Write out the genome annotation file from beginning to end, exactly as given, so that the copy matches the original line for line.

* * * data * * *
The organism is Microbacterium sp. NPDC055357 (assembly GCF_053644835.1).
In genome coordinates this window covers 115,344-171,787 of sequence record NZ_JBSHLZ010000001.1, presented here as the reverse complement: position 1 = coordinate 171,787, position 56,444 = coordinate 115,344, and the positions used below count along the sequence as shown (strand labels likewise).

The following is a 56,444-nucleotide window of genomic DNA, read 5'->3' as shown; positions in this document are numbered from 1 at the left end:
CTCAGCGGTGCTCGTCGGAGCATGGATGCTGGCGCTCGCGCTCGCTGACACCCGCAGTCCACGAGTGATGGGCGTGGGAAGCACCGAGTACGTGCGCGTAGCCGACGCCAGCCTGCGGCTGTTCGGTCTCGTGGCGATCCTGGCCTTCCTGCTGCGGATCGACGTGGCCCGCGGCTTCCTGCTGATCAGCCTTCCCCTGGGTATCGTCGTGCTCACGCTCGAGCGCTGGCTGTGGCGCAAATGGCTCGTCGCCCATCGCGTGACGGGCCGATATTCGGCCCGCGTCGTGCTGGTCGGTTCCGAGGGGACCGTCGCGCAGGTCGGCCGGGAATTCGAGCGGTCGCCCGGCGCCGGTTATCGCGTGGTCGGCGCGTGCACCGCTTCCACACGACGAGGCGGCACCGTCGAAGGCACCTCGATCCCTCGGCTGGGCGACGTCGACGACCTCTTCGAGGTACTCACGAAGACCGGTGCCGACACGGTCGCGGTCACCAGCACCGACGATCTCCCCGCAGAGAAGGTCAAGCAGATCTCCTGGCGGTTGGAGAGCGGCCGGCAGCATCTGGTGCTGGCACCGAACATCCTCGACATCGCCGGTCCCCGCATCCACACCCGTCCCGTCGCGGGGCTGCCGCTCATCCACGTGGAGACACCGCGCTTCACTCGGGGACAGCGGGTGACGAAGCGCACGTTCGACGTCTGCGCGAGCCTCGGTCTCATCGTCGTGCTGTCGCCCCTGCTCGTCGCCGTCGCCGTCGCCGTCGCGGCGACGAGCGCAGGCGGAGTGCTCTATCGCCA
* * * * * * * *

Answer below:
The organism is Microbacterium sp. NPDC055357 (assembly GCF_053644835.1).
In genome coordinates this window covers 115,344-171,787 of sequence record NZ_JBSHLZ010000001.1, presented here as the reverse complement: position 1 = coordinate 171,787, position 56,444 = coordinate 115,344, and the positions used below count along the sequence as shown (strand labels likewise).

The following is a 56,444-nucleotide window of genomic DNA, read 5'->3' as shown; positions in this document are numbered from 1 at the left end:
CTCAGCGGTGCTCGTCGGAGCATGGATGCTGGCGCTCGCGCTCGCTGACACCCGCAGTCCACGAGTGATGGGCGTGGGAAGCACCGAGTACGTGCGCGTAGCCGACGCCAGCCTGCGGCTGTTCGGTCTCGTGGCGATCCTGGCCTTCCTGCTGCGGATCGACGTGGCCCGCGGCTTCCTGCTGATCAGCCTTCCCCTGGGTATCGTCGTGCTCACGCTCGAGCGCTGGCTGTGGCGCAAATGGCTCGTCGCCCATCGCGTGACGGGCCGATATTCGGCCCGCGTCGTGCTGGTCGGTTCCGAGGGGACCGTCGCGCAGGTCGGCCGGGAATTCGAGCGGTCGCCCGGCGCCGGTTATCGCGTGGTCGGCGCGTGCACCGCTTCCACACGACGAGGCGGCACCGTCGAAGGCACCTCGATCCCTCGGCTGGGCGACGTCGACGACCTCTTCGAGGTACTCACGAAGACCGGTGCCGACACGGTCGCGGTCACCAGCACCGACGATCTCCCCGCAGAGAAGGTCAAGCAGATCTCCTGGCGGTTGGAGAGCGGCCGGCAGCATCTGGTGCTGGCACCGAACATCCTCGACATCGCCGGTCCCCGCATCCACACCCGTCCCGTCGCGGGGCTGCCGCTCATCCACGTGGAGACACCGCGCTTCACTCGGGGACAGCGGGTGACGAAGCGCACGTTCGACGTCTGCGCGAGCCTCGGTCTCATCGTCGTGCTGTCGCCCCTGCTCGTCGCCGTCGCCGTCGCCGTCGCGGCGACGAGCGCAGGCGGAGTGCTCTATCGCCA